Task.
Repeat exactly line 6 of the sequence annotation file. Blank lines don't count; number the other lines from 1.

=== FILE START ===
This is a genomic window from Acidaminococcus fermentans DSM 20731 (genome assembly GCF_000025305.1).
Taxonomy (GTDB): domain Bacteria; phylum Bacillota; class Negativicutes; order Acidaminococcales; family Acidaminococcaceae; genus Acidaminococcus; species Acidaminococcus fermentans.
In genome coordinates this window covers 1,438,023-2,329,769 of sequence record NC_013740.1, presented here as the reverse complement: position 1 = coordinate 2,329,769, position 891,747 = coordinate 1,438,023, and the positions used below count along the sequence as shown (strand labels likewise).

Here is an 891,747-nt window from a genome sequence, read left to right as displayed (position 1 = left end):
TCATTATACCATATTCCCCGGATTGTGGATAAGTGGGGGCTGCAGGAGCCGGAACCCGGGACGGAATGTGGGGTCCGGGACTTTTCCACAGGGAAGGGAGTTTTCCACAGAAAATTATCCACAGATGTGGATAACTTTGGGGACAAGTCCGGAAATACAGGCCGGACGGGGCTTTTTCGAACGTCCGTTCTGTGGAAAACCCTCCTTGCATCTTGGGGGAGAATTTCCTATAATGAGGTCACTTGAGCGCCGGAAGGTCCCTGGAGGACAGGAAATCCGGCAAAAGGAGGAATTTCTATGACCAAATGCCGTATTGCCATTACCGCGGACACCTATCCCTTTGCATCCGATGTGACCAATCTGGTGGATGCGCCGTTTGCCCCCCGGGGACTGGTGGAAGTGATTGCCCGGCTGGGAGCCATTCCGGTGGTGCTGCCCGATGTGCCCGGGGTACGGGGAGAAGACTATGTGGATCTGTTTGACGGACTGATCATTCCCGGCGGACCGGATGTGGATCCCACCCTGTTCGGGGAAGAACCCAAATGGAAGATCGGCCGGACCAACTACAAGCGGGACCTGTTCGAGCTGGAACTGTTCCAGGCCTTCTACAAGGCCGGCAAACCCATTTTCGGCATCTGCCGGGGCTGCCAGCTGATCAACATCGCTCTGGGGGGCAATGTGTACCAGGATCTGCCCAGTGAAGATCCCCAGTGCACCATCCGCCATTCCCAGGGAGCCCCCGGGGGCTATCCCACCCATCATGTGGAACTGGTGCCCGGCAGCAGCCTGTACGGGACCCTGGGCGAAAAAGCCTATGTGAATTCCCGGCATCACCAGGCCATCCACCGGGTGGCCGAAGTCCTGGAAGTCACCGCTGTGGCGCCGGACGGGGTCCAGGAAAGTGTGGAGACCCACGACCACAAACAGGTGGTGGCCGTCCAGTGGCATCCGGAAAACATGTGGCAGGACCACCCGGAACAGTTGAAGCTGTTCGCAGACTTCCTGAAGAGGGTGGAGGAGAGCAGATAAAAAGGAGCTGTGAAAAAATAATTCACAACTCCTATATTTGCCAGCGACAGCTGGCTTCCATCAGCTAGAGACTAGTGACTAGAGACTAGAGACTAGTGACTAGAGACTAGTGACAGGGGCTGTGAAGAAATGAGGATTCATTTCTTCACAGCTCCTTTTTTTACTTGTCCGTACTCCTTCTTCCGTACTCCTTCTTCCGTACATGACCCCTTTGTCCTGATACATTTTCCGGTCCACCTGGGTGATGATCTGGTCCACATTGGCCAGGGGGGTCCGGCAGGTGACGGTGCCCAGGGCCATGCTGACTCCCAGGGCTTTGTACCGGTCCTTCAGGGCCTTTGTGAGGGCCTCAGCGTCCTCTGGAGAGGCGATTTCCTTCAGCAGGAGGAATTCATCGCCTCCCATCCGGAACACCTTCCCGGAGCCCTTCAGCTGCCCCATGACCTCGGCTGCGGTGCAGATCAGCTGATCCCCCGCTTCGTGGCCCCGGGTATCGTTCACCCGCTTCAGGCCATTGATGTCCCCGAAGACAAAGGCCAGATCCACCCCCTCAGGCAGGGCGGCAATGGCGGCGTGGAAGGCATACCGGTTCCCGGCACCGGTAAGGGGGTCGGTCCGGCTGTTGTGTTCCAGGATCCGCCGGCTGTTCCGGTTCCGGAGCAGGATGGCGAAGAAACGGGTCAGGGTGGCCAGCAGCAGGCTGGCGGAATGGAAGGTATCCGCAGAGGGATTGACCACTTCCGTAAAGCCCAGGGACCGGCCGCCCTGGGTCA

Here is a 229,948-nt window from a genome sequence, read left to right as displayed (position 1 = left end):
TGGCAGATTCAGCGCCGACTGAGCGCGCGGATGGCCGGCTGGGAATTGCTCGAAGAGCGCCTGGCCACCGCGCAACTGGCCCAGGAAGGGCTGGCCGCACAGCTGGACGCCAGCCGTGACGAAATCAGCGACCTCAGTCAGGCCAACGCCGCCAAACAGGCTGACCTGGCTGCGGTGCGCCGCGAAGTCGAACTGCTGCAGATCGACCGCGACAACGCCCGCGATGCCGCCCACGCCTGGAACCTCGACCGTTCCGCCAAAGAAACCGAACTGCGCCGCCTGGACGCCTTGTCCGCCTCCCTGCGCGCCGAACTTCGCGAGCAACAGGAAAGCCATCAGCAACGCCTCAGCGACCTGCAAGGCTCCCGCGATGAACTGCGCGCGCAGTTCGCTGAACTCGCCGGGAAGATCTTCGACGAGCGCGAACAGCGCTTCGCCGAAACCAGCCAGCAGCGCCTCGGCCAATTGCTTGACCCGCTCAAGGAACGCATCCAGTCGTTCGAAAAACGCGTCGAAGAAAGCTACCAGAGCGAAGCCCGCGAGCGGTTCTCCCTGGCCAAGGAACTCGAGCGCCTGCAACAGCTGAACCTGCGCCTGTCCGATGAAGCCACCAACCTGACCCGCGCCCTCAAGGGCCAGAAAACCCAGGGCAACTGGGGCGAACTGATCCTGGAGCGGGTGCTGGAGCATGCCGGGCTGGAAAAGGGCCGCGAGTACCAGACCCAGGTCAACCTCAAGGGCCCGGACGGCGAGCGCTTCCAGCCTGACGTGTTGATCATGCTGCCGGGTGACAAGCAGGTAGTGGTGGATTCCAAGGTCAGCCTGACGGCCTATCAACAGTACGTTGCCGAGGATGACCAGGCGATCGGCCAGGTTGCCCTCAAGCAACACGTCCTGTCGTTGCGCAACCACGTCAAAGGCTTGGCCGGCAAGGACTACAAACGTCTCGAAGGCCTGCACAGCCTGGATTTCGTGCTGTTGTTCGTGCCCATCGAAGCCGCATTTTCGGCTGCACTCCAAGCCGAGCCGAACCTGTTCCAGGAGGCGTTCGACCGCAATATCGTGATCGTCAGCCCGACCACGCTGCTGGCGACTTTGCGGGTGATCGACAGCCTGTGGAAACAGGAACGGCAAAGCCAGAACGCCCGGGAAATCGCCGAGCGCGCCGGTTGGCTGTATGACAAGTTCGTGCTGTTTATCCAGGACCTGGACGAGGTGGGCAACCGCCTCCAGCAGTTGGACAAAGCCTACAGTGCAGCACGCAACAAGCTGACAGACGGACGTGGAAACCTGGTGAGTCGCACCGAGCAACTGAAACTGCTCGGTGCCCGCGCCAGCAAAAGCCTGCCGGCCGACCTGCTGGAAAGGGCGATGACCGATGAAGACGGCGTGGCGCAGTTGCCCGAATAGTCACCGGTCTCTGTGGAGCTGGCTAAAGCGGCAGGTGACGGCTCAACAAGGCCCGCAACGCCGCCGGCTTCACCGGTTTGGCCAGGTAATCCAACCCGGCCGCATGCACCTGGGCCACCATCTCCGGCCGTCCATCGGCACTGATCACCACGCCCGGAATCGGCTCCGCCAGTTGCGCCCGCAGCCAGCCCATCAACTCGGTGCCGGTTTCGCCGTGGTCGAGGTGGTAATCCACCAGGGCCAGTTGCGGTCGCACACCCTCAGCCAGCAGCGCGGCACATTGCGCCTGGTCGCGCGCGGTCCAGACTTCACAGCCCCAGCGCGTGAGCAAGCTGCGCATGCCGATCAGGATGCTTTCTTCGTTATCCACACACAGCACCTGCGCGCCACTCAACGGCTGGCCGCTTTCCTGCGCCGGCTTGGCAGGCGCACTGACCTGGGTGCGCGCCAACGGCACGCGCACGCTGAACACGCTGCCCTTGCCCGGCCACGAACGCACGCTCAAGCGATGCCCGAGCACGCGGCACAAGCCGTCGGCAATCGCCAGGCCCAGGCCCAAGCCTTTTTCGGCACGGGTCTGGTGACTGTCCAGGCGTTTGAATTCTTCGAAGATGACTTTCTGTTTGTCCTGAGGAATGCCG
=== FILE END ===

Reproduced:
Here is a 229,948-nt window from a genome sequence, read left to right as displayed (position 1 = left end):